Danakil Desert

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Danakil Desert
The Danakil Desert.png
Area136,956 km2 (52,879 sq mi)
Country Ethiopia, Eritrea, Djibouti
Coordinates 14°14′30″N40°18′00″E / 14.2417°N 40.3°E / 14.2417; 40.3

The Danakil Desert is a desert in northeast Ethiopia, southern Eritrea, and northwestern Djibouti. Situated in the Afar Triangle, it stretches across 136,956 square kilometres (52,879 sq mi)[ citation needed ] of arid terrain. It is inhabited by a few Afar, who engage in salt mining. The area is known for its volcanoes and extreme heat, with daytime temperatures surpassing 50 °C (122 °F). [1] Less than 25 mm (1 in) of rainfall occurs each year. [2] The Danakil Desert is one of the lowest and hottest places on Earth.



Dallol (92 metres below sea level), has the hottest average temperature recorded on earth:

Climate data for Dallol (1960-1966)
Record high °C (°F)39
Average high °C (°F)36.1
Daily mean °C (°F)30.3
Average low °C (°F)24.6
Record low °C (°F)22
Source: [3] [4]


Danakil landscape Danakil-Sable.jpg
Danakil landscape

Local geology is characterized by volcanic and tectonic activity, various climate cycles, and discontinuous erosion. The basic geological structure of this area was caused by the movement of tectonic plates as Africa moved away from Asia. Mountain chains formed and were eroded again during the Paleozoic. Inundations by the sea caused the formation of layers of sandstone, and limestone was deposited further offshore. As the land rose again, further sandstone formed above the limestone. Further tectonic shifts caused lava to pour out of cracks and cover the sedimentary deposits. [2]

The Danakil Desert has a number of lakes formed by lava flows that dammed up several valleys. Among these is Lake Afrera, which has thick saline crusts on its banks. Other areas of the Danikil became sinks, dry endorheic basins as precipitation evaporates faster than it can collect in permanent lakes. The area is flanked toward the east by the Danakil Alps, a tabular mountain system that has a few volcanic cones which peak in height in Mount Ramlo (2,130 metres (6,990 ft)).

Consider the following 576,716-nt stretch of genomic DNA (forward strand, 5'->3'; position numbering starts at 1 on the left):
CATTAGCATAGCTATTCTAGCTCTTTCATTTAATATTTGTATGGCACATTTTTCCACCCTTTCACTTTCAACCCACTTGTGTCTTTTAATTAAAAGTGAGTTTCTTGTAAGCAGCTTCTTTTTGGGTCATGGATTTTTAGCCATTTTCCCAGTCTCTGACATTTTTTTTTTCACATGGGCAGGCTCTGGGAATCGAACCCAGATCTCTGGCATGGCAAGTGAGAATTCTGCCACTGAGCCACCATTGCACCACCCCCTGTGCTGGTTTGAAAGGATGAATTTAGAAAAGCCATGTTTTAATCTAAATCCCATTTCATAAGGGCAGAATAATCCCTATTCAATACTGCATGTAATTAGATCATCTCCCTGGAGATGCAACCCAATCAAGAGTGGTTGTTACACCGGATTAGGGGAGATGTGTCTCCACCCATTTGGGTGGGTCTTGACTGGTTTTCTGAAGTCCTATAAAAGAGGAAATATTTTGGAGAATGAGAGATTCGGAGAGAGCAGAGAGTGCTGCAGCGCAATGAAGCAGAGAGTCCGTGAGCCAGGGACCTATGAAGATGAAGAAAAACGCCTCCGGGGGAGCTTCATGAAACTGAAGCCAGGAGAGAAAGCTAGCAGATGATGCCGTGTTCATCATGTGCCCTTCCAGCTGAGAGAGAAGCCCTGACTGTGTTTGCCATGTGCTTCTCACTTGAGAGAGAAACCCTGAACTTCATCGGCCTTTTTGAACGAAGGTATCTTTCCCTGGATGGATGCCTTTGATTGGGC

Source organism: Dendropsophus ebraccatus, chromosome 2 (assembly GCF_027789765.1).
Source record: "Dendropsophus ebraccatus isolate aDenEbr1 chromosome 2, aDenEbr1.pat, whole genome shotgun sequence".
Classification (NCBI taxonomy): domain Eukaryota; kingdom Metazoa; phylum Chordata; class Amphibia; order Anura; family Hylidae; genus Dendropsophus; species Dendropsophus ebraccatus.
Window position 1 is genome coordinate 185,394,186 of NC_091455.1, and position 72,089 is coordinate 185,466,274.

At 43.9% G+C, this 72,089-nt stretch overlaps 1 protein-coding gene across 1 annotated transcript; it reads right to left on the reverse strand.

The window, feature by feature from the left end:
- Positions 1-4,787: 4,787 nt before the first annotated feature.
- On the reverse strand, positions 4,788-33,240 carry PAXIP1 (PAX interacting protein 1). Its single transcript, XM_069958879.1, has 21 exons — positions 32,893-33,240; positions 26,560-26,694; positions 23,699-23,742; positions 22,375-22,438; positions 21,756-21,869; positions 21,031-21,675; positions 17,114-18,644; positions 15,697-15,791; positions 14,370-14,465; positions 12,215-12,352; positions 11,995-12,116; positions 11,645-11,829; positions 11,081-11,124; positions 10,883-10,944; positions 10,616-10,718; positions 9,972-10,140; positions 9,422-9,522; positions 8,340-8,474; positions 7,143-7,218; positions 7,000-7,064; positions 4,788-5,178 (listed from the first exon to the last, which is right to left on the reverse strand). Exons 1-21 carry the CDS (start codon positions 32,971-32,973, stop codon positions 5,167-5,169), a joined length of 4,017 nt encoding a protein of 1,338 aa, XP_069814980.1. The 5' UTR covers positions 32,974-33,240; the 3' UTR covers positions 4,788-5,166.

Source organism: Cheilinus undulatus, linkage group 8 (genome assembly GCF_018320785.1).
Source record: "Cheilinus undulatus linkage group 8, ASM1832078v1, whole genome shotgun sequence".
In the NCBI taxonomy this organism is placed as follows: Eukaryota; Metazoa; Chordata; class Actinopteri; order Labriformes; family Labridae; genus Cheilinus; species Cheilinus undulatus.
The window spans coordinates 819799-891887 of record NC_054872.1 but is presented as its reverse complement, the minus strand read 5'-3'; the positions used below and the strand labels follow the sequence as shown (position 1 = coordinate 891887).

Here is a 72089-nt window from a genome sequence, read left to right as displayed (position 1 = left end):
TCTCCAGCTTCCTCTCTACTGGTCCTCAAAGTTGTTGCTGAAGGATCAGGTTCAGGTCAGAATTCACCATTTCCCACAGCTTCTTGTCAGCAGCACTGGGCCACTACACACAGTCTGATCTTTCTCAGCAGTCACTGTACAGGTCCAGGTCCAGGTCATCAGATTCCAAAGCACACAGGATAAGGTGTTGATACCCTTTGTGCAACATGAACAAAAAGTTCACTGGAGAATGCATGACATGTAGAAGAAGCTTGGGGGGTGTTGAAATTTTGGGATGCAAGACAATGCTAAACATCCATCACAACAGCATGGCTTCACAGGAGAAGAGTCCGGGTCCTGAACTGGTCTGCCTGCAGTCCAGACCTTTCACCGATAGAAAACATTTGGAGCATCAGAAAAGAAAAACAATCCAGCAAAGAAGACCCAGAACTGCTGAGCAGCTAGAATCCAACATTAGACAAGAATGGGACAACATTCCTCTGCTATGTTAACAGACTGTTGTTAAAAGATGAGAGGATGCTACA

A deposit of salt up to 800 metres (2,600 ft) thick can also be found in the Salt Plain flatlands. Other local lakes include Lake Asale (116 metres (381 ft) below sea level) and Lake Giuletti/Afrera 80 metres (260 ft) below sea level, both of which possess cryptodepressions in the Danakil Depression. The Afrera contains many active volcanoes, including the Maraho, Dabbahu, Afdera and Erta Ale. [2] [5]

Human presence

The Afar people mine salt, loading each of their camels with up to thirty salt bricks weighing four kilograms each. It will then take two days to get to the nearest town, with guards watching the camels and guarding them from bandits. [6]

See also

Related Research Articles

Geography of Djibouti

Djibouti is a country in the Horn of Africa. It is bordered by Eritrea in the north, Ethiopia in the west and south, and Somalia in the southeast. To the east is its coastline on the Red Sea and the Gulf of Aden. Rainfall is sparse, and most of the territory has a semi-arid to arid environment. Lake Assal is a saline lake which lies 155 m (509 ft) below sea level, making it the lowest point on land in Africa and the third-lowest point on Earth after the Sea of Galilee and the Dead Sea. Djibouti has the fifth smallest population in Africa. Djibouti's major settlements include the capital Djibouti City, the port towns of Tadjoura and Obock, and the southern cities of Ali Sabieh and Dikhil. It is the forty-six country by area in Africa and 147st largest country in the world by land area, covering a total of 23,200 km2 (9,000 sq mi), of which 23,180 km2 (8,950 sq mi) is land and 20 km2 (7.7 sq mi) is water.

Geography of Ethiopia

Ethiopia is located in the Horn of Africa. It is bordered by Eritrea to the north, Djibouti and Somalia to the east, Sudan and South Sudan to the west, and Kenya to the south. Ethiopia has a high central plateau that varies from 1,290 to 3,000 m above sea level, with the highest mountain reaching 4,533 m (14,872 ft).

Landforms are categorized by characteristic physical attributes such as their creating process, shape, elevation, slope, orientation, rock exposure, and soil type.

Afar Triangle Geological depression caused by the Afar Triple Junction